Japanese movie stars died in 1982

Here are 5 famous actors from Japan died in 1982:

Takashi Shimura

Takashi Shimura (March 12, 1905 Ikuno-February 11, 1982 Tokyo) also known as Shoji Shimazaki, Shimura Takashi or Shimazaki Shoji was a Japanese actor.

He appeared in over 200 films throughout his acting career, but he is best known for his work with acclaimed director Akira Kurosawa. He appeared in 21 of Kurosawa's films, including classics such as "Seven Samurai," "Rashomon," and "Ikiru." Shimura was known for his versatility as an actor, and he played a wide range of characters, including doctors, priests, and samurai. Outside of his film work, he also appeared on stage and in television dramas, earning numerous awards and accolades throughout his career.

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Teinosuke Kinugasa

Teinosuke Kinugasa (January 1, 1896 Kameyama-February 26, 1982 Kyoto) a.k.a. Kinugasa Teinosuke was a Japanese film director, screenwriter and actor.

He began his career as an actor in silent films, and eventually moved on to directing in the late 1920s. Kinugasa gained international acclaim for his film A Page of Madness (1926), which was rediscovered in the 1970s and is now considered a masterpiece of Japanese silent cinema. He also directed the first film to win the Palme d'Or at the Cannes Film Festival, Gate of Hell (1953). In addition to his work in film, Kinugasa was also known for his paintings and calligraphy. He was awarded numerous honors during his career, including the Order of Culture from the Japanese government.

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Shin Saburi

Shin Saburi (February 12, 1909 Utashinai-September 22, 1982 Itabashi) also known as Shimazu Gen, Gen Shimazu, Ishizaki Yoshio, Yoshio Ishizaki or Saburi Shin was a Japanese actor and film director. His child is called Jiro Ishizaki.

Shin Saburi was born in Utashinai, Hokkaido, Japan. He started his career in the film industry in the 1930s, working as an actor and assistant director. He became well-known for his roles in films such as "Mikio Naruse's Repast" and Yasujiro Ozu's "Tokyo Story". Saburi also worked as a film director, directing several films in the 1950s.

During World War II, Saburi was drafted into the Japanese army and was sent to China. After the war, he returned to Japan and resumed his career in the film industry. Saburi continued to act in films until his death in 1982 at the age of 73. His legacy in the film industry lives on as one of the most distinguished actors of his time.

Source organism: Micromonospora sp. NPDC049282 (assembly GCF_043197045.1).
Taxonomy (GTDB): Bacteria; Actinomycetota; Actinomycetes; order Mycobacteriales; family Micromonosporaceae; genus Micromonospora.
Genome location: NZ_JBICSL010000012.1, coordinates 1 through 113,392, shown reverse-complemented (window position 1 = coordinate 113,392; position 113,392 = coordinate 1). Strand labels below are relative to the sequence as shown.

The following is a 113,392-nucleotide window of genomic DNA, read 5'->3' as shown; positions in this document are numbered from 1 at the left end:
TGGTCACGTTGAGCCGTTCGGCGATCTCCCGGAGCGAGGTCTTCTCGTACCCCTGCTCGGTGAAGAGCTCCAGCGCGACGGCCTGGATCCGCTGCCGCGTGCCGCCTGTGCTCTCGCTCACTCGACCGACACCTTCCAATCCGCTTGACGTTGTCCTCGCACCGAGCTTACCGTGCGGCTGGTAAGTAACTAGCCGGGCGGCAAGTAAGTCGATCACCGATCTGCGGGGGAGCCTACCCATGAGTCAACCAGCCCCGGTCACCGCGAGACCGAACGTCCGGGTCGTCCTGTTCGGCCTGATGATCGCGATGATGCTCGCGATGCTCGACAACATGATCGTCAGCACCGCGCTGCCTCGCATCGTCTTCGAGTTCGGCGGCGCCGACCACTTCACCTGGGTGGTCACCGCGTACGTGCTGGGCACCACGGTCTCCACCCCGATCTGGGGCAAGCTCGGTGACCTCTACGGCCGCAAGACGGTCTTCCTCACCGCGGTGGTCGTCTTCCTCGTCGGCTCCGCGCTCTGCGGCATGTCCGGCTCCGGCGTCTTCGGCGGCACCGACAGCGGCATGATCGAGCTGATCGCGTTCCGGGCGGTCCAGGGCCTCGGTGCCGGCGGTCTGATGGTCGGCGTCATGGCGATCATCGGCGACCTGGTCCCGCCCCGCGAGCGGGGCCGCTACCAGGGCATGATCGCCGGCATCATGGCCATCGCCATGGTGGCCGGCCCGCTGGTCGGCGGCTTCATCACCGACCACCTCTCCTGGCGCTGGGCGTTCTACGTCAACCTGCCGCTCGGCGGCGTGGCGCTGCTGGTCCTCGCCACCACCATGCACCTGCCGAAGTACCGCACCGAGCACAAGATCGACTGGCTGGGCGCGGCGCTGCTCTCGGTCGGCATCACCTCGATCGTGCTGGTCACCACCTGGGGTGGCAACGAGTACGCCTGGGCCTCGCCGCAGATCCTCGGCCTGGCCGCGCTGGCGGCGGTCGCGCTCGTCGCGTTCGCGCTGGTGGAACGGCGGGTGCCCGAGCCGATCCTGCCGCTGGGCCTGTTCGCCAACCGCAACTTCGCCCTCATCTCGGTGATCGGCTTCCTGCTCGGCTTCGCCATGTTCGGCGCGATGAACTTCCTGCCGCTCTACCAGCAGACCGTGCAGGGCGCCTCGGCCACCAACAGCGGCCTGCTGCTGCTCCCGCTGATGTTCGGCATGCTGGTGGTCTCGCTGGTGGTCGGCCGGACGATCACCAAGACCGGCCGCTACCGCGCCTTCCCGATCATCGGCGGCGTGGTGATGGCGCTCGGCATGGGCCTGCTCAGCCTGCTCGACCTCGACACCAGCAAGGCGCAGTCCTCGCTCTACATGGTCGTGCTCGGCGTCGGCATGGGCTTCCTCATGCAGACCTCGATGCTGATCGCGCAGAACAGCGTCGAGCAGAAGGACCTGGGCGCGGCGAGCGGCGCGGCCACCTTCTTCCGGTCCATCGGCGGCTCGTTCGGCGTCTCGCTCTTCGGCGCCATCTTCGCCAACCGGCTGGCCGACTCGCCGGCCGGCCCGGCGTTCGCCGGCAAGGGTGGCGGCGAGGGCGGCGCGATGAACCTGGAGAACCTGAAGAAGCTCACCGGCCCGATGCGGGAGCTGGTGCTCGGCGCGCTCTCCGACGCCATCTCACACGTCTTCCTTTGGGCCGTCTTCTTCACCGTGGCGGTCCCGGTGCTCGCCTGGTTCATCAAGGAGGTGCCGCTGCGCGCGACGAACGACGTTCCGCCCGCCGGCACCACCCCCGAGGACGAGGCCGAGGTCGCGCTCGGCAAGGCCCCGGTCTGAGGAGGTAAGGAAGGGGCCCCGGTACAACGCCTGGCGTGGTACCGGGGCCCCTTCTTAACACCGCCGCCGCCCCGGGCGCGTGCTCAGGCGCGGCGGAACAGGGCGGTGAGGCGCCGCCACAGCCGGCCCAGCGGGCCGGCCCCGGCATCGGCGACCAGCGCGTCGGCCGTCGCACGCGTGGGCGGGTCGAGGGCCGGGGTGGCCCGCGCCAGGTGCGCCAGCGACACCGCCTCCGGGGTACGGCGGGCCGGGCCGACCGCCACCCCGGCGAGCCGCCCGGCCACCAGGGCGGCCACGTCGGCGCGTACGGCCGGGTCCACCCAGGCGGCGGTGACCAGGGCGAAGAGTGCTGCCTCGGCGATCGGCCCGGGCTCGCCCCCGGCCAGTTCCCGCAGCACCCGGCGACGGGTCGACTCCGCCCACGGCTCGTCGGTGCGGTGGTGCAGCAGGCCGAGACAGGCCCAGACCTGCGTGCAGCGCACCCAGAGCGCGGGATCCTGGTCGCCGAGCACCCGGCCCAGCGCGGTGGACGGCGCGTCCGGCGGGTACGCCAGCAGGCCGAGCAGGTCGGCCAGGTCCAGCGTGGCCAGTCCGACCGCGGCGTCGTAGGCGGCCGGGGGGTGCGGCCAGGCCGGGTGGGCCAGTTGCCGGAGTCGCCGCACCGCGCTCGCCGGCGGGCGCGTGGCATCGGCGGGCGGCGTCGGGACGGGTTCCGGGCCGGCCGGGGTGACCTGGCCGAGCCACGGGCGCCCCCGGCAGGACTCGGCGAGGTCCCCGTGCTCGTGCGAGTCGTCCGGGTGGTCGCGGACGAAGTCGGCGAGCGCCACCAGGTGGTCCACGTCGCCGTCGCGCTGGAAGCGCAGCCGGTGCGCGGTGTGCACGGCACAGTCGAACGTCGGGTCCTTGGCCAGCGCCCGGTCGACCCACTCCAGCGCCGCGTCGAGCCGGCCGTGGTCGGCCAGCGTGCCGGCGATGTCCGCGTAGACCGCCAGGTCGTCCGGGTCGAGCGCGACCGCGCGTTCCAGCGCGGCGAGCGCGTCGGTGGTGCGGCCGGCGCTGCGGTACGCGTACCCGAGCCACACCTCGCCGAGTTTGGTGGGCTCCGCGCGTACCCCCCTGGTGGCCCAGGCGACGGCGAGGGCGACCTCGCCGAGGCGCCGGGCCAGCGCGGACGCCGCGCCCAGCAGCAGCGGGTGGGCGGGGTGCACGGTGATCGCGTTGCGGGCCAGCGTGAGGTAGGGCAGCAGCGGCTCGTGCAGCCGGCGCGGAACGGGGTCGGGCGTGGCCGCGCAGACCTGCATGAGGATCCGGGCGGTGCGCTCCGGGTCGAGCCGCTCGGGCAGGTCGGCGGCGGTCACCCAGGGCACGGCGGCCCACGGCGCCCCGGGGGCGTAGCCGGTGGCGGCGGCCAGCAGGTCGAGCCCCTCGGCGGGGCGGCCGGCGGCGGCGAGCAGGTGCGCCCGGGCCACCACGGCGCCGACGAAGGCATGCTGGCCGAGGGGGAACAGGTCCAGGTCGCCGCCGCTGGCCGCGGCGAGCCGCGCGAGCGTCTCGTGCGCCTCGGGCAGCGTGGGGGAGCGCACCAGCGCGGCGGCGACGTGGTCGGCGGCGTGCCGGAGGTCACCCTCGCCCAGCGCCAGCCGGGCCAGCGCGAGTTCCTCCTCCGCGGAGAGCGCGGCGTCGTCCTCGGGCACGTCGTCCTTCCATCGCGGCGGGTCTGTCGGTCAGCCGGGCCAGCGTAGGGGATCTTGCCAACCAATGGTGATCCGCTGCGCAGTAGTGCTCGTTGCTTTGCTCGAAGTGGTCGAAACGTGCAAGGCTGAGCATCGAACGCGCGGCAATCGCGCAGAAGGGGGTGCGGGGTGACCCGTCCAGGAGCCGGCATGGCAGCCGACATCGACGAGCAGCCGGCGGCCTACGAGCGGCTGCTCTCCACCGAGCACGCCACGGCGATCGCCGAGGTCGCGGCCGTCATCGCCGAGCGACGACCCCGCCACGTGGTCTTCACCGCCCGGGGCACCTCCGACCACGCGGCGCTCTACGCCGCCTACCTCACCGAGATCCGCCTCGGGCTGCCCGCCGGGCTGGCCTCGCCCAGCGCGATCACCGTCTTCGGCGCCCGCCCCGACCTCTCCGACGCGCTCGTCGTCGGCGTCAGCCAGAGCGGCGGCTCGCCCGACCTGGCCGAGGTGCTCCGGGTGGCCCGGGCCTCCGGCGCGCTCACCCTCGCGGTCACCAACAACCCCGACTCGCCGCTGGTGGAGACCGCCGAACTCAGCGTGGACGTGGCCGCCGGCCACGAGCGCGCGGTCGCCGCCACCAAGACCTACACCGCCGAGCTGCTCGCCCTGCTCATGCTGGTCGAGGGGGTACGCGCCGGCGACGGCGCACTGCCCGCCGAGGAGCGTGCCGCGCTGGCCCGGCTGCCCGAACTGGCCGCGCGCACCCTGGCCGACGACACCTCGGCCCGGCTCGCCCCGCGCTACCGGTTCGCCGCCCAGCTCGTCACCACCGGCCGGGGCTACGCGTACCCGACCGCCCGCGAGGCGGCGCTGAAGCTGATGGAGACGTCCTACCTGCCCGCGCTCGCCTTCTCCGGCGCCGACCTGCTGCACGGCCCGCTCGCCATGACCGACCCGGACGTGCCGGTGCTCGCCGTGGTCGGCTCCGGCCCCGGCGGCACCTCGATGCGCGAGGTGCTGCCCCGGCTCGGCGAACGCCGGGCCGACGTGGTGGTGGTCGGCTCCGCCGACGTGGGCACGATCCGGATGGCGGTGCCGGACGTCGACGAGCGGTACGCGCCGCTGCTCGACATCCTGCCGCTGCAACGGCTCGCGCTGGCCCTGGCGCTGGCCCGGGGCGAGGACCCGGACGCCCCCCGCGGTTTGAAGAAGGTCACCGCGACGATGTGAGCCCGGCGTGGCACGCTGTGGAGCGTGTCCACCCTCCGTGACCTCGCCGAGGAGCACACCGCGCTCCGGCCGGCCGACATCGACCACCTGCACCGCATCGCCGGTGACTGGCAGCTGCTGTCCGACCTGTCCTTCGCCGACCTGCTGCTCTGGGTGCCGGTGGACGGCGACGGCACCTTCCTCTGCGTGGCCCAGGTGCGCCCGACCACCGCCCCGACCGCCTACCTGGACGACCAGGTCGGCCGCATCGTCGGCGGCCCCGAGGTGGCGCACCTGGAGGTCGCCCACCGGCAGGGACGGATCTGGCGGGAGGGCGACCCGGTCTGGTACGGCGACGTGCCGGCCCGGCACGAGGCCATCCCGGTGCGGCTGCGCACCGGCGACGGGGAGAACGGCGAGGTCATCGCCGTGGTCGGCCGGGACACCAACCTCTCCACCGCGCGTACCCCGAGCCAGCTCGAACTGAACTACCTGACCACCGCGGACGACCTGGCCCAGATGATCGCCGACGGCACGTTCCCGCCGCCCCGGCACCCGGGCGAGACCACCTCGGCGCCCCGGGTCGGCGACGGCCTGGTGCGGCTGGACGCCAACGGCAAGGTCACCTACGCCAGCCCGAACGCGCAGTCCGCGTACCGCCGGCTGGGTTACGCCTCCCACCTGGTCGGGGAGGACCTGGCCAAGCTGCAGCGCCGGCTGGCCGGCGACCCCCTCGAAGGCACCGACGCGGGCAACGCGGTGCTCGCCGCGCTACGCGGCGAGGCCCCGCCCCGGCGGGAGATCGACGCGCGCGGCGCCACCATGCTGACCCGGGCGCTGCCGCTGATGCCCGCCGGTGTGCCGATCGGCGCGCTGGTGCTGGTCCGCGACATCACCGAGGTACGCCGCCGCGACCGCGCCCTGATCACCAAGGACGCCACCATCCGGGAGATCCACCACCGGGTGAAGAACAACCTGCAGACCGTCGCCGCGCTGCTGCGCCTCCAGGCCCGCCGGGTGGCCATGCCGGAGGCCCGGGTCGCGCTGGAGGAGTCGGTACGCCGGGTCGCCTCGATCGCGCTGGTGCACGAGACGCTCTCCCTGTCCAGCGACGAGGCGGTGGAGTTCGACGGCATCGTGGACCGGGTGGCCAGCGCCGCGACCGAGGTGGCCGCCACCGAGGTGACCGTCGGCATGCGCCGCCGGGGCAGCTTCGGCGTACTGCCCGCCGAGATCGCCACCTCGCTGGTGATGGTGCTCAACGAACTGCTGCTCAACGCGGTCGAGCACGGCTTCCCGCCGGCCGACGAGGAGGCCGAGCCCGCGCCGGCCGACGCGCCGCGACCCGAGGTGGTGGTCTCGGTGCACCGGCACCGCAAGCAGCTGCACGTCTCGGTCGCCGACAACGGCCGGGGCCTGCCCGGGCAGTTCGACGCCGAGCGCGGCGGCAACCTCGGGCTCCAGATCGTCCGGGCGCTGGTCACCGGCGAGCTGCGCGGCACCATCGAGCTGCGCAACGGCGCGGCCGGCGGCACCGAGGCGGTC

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Shin Kishida

Shin Kishida (October 17, 1939 Asagaya-December 28, 1982 Tokyo) a.k.a. Shin Akekawa, Akekawa Shin, Kishida Shin or Mori Kishida was a Japanese actor, voice actor, playwright and theatre director.

Kishida began his acting career in the early 1960s and eventually became a prominent figure in the Japanese entertainment industry. He starred in several movies and television dramas, including the popular period drama "Mito Kōmon". In addition to his acting work, Kishida was also a playwright and theatre director, known for his avant-garde productions. He founded his own theatre company, called Shin Kishida Theatre, and produced a number of plays throughout his career. Kishida also worked as a voice actor, lending his voice to several anime and film productions. His life was tragically cut short when he died of cancer at the age of 43.

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Matsumoto Hakuō I

Matsumoto Hakuō I (July 7, 1910 Tokyo-January 11, 1982 Tokyo) also known as Junjirō Fujima, Hakuō Matsumoto, Matsumoto Koshiro VIII, Kôshirô Matsumoto, Fujima Junjirō, Hachidaime Matsumoto Kōshirō, Nidaime Matsumoto Junzō or Godaime Ichikawa Somegorō was a Japanese actor. He had two children, Matsumoto Kōshirō IX and Nakamura Kichiemon II.

Matsumoto Hakuō I was a renowned kabuki actor, who began his artistic career as a member of the Takarazuka Revue. He later joined the Kabuki Theater, where he became known for his powerful performances in both classical and contemporary plays. He was particularly admired for his portrayal of female roles, or onnagata, for which he was considered one of the greatest of his generation.

Apart from his stage work, Matsumoto Hakuō I also appeared in several films and television dramas, and was known for his distinctive voice and striking appearance. He received numerous awards for his contributions to the arts, including the prestigious Order of Culture in 1971.

Despite his success, Matsumoto Hakuō I was known for his humble and sincere approach to his craft, and was greatly respected by his peers and audiences alike. His legacy continues to inspire generations of kabuki actors and theater enthusiasts around the world.

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